Nine Years Later

Nine Years Later

At 23 years old, my health changed.

At 23 years old, my life changed.

The initial symptoms

Nine years ago this week, I began experiencing symptoms of Crohn’s disease. As I have written in the post, “Trust Your Gut”, I was a normal 23-year-old when my life turned upside down. I was just a year post-college graduation, and three weeks into a new job when I began experiencing GI distress on a whole new level – pain that stopped me in my tracks, frequent and urgent trips to the restroom, nausea, and vomiting.

For more than six years I lived in a grey area with these symptoms. I saw so many specialists, underwent a significant amount of medical testing, bounced in and out of the hospital for emergency treatments, and tried every vaguely related prescription anyone could recommend, but I never saw very much improvement. Without having a diagnosis, without knowing what was causing my body to destroy itself and my life to implode, I felt constantly discouraged, I lived in fear, and I struggled with my mental and emotional health on top of the physical purgatory I was living in.

Finally diagnosed

As I’ve spoken to previously, I was finally diagnosed with small bowel Crohn’s disease almost three years ago through use of the PillCam (capsule endoscopy). This was a pivotal moment in my life – not just enabling me to get accurate and possibly adequate treatment for my disease, but also to process the devastation of the previous six years. Having lived so long as “undiagnosed,” I spent a great deal of time bartering with my body, my life, and anyone who might be willing to listen. I felt trapped inside skin that wasn’t mine and became not much more than simply a shell of my former self.

I always take time during this week to reflect on the pre and post diagnosis chapters of this chronic illness journey I’ve been on, of the last nine years since my life changed. This week I will head to the infusion center for my Remicade infusion, and remember sitting through the same thing last year at this time. I will fill my head and my heart with gratitude for the changes my life has seen and felt since I began this medication 18 months ago, and I will think about the 14 months between diagnosis and beginning Remicade, along with the six years before that. I will think both about the time, experiences and friendship I lost, and the ways in which I have been able to reclaim my life and my identify since entering a chapter of my life where symptoms don’t define every single day.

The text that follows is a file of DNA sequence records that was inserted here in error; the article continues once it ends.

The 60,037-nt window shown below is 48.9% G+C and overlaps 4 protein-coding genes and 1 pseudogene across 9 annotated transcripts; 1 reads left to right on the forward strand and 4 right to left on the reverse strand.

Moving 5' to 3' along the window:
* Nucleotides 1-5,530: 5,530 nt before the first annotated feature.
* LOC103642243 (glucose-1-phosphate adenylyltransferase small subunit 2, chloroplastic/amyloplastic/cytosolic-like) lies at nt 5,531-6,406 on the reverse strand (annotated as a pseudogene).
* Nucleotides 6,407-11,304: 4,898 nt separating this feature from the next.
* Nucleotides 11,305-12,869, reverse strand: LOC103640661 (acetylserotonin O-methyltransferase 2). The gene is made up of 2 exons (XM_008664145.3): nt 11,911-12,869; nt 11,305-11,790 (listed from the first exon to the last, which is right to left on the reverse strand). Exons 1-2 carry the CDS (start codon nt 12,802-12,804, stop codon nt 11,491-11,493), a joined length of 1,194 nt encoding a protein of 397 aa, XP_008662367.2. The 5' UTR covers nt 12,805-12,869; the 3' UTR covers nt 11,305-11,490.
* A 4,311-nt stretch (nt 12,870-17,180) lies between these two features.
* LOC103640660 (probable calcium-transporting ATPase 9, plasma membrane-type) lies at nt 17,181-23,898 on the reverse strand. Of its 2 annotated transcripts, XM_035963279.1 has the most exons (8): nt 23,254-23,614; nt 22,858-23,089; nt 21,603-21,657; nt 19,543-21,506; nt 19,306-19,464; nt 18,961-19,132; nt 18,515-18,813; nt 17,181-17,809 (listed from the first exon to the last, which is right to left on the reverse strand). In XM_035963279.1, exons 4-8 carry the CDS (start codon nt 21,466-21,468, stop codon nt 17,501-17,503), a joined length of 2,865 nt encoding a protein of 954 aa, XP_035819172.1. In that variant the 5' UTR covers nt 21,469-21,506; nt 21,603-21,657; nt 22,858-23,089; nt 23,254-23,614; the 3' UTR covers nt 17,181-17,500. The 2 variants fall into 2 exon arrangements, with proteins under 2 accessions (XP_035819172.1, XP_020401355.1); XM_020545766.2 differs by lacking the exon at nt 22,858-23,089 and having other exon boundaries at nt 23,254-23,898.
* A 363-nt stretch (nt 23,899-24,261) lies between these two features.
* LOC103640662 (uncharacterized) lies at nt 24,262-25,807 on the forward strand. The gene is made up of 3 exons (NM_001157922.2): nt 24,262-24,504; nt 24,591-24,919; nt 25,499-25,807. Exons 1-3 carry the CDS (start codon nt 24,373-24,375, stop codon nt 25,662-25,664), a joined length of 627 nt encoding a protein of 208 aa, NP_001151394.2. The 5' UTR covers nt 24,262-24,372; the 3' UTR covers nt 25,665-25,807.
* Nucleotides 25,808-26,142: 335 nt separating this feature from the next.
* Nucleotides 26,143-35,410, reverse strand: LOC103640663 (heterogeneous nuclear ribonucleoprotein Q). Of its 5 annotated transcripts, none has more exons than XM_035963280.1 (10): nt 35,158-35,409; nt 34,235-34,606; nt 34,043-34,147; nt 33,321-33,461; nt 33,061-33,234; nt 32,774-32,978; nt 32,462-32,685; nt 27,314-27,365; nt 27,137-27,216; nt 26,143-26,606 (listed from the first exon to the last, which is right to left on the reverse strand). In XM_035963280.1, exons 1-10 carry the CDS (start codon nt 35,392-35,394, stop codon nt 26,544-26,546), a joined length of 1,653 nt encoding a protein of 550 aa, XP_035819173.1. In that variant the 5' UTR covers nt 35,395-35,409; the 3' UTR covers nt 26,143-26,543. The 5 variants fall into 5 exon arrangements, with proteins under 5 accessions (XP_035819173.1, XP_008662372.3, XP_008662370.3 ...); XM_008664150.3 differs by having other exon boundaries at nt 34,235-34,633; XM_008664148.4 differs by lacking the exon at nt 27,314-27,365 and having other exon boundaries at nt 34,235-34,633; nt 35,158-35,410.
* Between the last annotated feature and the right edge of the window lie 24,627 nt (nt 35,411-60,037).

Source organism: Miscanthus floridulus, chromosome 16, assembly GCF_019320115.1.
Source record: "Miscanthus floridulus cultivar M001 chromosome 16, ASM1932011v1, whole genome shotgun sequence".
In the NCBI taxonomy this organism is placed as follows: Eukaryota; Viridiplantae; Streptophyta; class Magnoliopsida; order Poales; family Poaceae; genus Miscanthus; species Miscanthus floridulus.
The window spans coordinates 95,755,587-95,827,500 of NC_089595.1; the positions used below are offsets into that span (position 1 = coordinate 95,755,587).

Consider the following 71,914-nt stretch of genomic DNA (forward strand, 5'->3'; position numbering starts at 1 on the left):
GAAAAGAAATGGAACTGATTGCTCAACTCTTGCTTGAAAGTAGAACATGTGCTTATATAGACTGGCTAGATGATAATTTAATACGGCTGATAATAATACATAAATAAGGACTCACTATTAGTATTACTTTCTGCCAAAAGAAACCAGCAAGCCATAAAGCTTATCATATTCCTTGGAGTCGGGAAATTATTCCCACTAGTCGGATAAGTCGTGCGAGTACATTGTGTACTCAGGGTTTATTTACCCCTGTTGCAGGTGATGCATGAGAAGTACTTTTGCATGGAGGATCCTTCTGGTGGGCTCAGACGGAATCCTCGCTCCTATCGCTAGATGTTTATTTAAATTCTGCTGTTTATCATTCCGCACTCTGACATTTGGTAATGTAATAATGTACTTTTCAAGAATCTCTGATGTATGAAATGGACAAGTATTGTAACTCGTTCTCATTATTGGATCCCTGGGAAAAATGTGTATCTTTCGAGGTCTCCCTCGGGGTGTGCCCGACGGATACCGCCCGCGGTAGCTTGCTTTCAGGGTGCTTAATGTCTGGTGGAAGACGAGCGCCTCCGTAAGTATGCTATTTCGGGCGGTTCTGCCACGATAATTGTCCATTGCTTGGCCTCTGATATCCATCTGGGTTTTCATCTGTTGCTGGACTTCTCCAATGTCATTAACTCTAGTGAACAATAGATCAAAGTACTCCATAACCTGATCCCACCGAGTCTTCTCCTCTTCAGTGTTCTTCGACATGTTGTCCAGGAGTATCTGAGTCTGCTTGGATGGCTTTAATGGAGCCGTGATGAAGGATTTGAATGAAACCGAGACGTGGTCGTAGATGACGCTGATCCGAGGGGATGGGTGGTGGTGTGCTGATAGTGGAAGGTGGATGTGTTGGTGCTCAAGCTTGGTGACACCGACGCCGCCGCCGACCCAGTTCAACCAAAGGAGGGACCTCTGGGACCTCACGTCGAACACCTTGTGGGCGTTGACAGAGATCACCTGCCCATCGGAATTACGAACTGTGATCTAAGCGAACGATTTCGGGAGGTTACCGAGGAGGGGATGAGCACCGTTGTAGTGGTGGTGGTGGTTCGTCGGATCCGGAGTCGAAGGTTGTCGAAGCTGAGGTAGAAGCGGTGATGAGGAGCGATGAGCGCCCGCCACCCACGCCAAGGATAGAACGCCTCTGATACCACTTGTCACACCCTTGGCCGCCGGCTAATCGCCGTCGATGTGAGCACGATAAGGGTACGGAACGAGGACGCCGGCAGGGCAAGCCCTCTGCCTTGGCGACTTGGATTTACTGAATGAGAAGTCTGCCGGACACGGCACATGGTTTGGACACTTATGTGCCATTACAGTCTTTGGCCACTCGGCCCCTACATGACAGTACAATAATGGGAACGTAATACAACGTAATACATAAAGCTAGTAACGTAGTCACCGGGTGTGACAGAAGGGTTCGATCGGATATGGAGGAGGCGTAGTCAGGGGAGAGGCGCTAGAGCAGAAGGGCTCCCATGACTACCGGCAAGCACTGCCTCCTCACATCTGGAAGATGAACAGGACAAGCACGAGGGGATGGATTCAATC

Reflections

It’s interesting to think back at my life and my health growing up. From birth to age 18, I only ever experienced a handful of doctors appointments outside of the normal physical exams and school required check-ins, and despite an intense figure skating accident, I had never stayed overnight in the hospital. Interestingly enough, I do remember having an abnormally high SED rate as a child, but my pediatrician never identifying a single cause for it. From as far back as I can remember, I have always experienced joint pain, specifically in my knees, but this used to be attributed to growing pains and participation in athletics. Sure, I also had grown up with a “nervous stomach” but I always chalked that up to “normal” as this was not uncommon in my family. Looking back, I always wonder if these signs should’ve pointed someone, anyone, to further testing then, or if they should’ve factored into the extremely lengthy diagnosis process I had to endure between ages 23-29.